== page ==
• callerId - found on clients that support registering a listener for out topic events. It is used to maintain a pointer to the next event to receive that is specific to the caller Id. It should be unique for each independent receiver. Alternatively, if you have a number of clients that are sharing the processing load for the out topic, all of there callerIds should be the same, and the events will be distributed amongst them.

The constructor may throw InvalidParameterException if there is an issue setting up the client-side components based on the supplied parameters. Pick the constructor that matches the parameters you have. For example, if you call the constructor that supports the client's userId and password and you pass null in these parameters, the exception is thrown.

Below is an example of using the Asset Consumer OMAS to construct its AssetConsumer client.

          AssetConsumer client = new AssetConsumer(serverName, platformURLRoot);
Once the client is created, use it to call the API it offers which is documented using Javadoc. For example, the code below adds a like to an added and then queries its properties and all of the metadata elements attached to it.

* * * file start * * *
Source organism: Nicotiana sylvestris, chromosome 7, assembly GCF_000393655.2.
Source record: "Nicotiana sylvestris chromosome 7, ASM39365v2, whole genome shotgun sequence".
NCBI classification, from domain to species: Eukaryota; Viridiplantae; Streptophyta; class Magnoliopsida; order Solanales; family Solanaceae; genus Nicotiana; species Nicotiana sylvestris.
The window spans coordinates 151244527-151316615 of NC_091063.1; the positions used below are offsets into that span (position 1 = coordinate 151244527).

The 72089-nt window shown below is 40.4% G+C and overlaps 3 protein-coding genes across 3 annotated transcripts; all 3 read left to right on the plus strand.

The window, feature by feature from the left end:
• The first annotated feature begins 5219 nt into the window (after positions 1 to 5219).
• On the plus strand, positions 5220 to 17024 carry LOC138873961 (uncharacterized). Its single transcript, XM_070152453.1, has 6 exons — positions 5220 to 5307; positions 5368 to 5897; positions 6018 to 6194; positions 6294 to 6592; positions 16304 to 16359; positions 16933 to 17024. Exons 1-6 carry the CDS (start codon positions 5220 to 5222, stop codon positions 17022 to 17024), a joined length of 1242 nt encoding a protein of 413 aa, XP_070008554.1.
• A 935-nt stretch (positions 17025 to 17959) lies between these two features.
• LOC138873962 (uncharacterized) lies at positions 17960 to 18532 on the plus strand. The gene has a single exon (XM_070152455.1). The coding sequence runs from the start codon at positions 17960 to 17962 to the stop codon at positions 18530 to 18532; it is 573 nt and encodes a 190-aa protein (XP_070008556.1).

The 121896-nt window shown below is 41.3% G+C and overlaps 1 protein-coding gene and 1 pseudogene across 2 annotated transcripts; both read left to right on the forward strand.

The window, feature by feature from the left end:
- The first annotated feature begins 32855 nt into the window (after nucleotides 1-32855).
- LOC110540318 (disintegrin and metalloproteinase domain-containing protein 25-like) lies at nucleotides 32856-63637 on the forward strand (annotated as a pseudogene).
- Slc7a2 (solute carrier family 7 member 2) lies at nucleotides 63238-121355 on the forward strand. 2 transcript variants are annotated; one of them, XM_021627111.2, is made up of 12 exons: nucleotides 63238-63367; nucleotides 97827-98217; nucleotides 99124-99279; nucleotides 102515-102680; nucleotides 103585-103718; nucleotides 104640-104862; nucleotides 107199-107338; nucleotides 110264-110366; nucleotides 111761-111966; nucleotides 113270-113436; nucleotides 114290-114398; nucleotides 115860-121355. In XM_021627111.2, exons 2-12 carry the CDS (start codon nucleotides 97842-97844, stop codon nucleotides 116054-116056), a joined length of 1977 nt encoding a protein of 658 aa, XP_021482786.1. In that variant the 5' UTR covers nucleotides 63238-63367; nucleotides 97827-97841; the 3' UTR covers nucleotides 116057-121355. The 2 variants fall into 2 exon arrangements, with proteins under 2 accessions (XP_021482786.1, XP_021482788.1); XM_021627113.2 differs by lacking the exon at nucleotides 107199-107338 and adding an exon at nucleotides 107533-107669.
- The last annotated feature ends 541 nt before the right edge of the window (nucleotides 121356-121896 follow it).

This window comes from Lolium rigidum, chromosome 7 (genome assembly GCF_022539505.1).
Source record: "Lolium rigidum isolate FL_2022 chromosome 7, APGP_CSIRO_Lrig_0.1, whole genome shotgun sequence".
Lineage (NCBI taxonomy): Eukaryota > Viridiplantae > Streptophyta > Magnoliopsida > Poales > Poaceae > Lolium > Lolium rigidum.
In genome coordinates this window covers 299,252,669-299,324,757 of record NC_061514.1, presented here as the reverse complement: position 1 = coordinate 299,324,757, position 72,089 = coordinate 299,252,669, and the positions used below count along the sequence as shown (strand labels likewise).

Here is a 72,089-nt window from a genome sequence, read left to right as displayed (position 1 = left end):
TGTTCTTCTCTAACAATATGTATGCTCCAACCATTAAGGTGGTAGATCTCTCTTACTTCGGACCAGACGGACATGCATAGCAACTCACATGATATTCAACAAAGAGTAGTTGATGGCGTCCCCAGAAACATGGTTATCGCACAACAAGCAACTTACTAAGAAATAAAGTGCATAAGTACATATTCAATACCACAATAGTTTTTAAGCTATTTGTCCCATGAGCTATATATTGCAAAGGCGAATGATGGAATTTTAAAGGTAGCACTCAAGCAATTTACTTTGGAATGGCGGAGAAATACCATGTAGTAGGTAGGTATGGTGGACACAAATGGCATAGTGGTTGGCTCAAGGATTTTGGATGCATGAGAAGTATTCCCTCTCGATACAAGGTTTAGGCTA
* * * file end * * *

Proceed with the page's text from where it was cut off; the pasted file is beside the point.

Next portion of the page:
client.addLikeToAsset(clientUserId, assetGUID, true);

          AssetUniverse assetUniverse = client.getAssetProperties(clientUserId, assetGUID);
Each OMAS has its own specialized API and its own style, but typically there are methods for creating, updating and deleting elements along with methods for linking them together and unlinking them - also maintaining classifications. If the OMAS is maintaining assets, you may see methods for publishing and withdrawing assets. The publish method updates the asset's zones to the OMAS's PublishedZones and the withdraw method updates the asset's zones to the OMAS's DefaultZones. Typically the asset is only visible to most users when the published zones are in use. The default zones are used while the asset is being set up.

The findXXX methods typically take a regular expression and look for the value in all properties. The getXXXByName style method does not use wild cards and retrieves the element if there is an exact match in the qualifiedName or displayName. Finally, it is typical to have methods to retrieve a single element via its unique identifier (guid).

Registering a listener